The human genome project has led to the identification of more than 2000 disease-relevant genes. In principle, this means that the targeted use of gene therapies is possible. However, the precondition for this is the surmounting of the current technical difficulties encountered in gene therapy approaches.
According to the definition of the German Research Foundation (Deutsche Forschungsgemeinschaft – DFG), gene therapy means introducing genes into tissue or cells in order to derive therapeutic or preventive benefits from the expression and function of these genes. This process is called gene transfer. For it, you need a carrier to transport the gene; this is known as a vector.
A distinction should be made between somatic gene transfer and germline gene transfer. The distinguishing feature is the local target. Somatic gene therapy is directed at somatic cells, i.e. cells of the human body. They make up most of human cells. The hereditary information from somatic cells is not passed on to future generations. The situation is different in the case of gametes, i.e. oocytes or sperm cells. Modifications to the germline are modifications to hereditary material and would, therefore, be passed on to future generations. Germline gene transfer is prohibited by law in Germany.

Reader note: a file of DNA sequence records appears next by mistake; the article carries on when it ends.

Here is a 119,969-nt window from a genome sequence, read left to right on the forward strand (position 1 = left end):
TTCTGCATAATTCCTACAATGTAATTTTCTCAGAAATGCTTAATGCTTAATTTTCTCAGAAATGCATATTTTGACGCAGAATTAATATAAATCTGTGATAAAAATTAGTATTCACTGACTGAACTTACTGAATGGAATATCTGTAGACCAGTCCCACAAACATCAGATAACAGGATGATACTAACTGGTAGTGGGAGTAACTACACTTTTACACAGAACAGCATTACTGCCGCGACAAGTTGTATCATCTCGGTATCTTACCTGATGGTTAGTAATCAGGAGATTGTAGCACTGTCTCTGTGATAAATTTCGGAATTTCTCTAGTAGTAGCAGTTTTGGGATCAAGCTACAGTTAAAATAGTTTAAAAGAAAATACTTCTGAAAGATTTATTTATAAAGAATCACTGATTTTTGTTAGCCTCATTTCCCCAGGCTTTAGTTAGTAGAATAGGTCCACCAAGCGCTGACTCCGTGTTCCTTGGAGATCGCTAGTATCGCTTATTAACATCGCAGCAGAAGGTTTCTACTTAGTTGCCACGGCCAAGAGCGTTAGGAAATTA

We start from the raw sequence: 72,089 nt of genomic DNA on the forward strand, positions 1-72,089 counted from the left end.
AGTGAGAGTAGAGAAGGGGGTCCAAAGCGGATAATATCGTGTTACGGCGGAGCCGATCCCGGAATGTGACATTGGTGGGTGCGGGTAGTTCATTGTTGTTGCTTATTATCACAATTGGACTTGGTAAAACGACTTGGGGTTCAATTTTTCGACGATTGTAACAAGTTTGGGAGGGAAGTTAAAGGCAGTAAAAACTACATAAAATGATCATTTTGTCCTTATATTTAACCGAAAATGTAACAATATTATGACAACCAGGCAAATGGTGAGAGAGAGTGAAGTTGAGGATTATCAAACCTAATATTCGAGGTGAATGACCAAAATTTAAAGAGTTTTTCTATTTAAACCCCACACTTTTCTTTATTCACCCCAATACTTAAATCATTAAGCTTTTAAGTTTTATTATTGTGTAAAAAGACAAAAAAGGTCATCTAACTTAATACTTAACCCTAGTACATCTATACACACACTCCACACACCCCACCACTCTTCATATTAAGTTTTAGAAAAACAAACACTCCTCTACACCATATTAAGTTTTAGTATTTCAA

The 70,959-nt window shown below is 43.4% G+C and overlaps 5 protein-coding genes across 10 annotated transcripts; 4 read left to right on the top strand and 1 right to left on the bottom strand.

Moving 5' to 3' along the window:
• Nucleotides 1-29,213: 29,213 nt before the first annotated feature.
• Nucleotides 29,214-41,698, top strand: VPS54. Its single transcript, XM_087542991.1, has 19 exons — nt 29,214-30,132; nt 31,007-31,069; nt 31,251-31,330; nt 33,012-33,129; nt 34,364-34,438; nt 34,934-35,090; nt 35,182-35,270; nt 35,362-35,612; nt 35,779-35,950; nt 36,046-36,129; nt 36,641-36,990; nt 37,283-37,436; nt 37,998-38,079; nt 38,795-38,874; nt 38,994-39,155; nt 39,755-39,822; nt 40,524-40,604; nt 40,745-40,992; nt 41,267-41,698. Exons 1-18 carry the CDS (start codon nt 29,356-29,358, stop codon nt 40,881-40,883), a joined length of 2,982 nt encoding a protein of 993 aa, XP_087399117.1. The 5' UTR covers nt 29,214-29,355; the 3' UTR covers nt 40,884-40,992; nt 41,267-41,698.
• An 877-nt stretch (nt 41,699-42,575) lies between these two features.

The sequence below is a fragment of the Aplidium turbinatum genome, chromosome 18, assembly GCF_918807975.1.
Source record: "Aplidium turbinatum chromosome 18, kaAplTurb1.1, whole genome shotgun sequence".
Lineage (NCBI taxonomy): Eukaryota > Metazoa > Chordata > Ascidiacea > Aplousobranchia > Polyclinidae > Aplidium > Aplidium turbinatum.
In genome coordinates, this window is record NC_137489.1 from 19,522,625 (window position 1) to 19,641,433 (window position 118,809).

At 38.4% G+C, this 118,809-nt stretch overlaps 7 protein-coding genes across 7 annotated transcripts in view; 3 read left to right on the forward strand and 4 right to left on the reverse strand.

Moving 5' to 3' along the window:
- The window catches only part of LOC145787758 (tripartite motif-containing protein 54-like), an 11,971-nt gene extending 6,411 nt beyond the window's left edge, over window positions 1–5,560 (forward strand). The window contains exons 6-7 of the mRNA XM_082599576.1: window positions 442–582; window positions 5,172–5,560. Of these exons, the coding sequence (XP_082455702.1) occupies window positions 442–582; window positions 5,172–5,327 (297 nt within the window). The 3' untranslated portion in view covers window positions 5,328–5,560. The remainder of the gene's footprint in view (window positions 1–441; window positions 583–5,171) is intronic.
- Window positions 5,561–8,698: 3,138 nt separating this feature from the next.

In a special supplement the Group focusses on this field of gene technology. In the tradition of interdisciplinary working methods, aspects of the natural sciences, humanities and social sciences are drawn together. Besides looking at the state-of-the-art in scientific-medical applications and the legal framework conditions, attention also focuses on economic importance, potential ethical implications for research and assessment by patients.